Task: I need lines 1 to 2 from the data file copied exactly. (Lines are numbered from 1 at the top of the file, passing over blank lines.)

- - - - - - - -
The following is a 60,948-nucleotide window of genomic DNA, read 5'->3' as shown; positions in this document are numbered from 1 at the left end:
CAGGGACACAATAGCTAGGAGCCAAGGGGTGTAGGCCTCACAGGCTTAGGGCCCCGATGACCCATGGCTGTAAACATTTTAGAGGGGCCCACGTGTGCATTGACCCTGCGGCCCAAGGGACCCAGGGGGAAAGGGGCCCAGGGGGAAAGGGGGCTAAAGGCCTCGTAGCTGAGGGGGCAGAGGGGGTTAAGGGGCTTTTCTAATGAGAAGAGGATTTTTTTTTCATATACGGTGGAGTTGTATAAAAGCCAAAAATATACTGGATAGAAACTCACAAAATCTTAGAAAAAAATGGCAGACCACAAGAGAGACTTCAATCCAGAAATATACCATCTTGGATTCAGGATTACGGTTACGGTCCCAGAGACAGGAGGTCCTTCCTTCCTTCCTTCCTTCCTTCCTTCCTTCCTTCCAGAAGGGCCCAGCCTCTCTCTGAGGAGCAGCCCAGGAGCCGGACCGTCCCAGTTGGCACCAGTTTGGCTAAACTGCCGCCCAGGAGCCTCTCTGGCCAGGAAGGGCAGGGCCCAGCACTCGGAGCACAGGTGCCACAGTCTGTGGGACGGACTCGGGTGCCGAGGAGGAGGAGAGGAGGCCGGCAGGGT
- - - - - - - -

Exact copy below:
The following is a 60,948-nucleotide window of genomic DNA, read 5'->3' as shown; positions in this document are numbered from 1 at the left end:
CAGGGACACAATAGCTAGGAGCCAAGGGGTGTAGGCCTCACAGGCTTAGGGCCCCGATGACCCATGGCTGTAAACATTTTAGAGGGGCCCACGTGTGCATTGACCCTGCGGCCCAAGGGACCCAGGGGGAAAGGGGCCCAGGGGGAAAGGGGGCTAAAGGCCTCGTAGCTGAGGGGGCAGAGGGGGTTAAGGGGCTTTTCTAATGAGAAGAGGATTTTTTTTTCATATACGGTGGAGTTGTATAAAAGCCAAAAATATACTGGATAGAAACTCACAAAATCTTAGAAAAAAATGGCAGACCACAAGAGAGACTTCAATCCAGAAATATACCATCTTGGATTCAGGATTACGGTTACGGTCCCAGAGACAGGAGGTCCTTCCTTCCTTCCTTCCTTCCTTCCTTCCTTCCTTCCAGAAGGGCCCAGCCTCTCTCTGAGGAGCAGCCCAGGAGCCGGACCGTCCCAGTTGGCACCAGTTTGGCTAAACTGCCGCCCAGGAGCCTCTCTGGCCAGGAAGGGCAGGGCCCAGCACTCGGAGCACAGGTGCCACAGTCTGTGGGACGGACTCGGGTGCCGAGGAGGAGGAGAGGAGGCCGGCAGGGT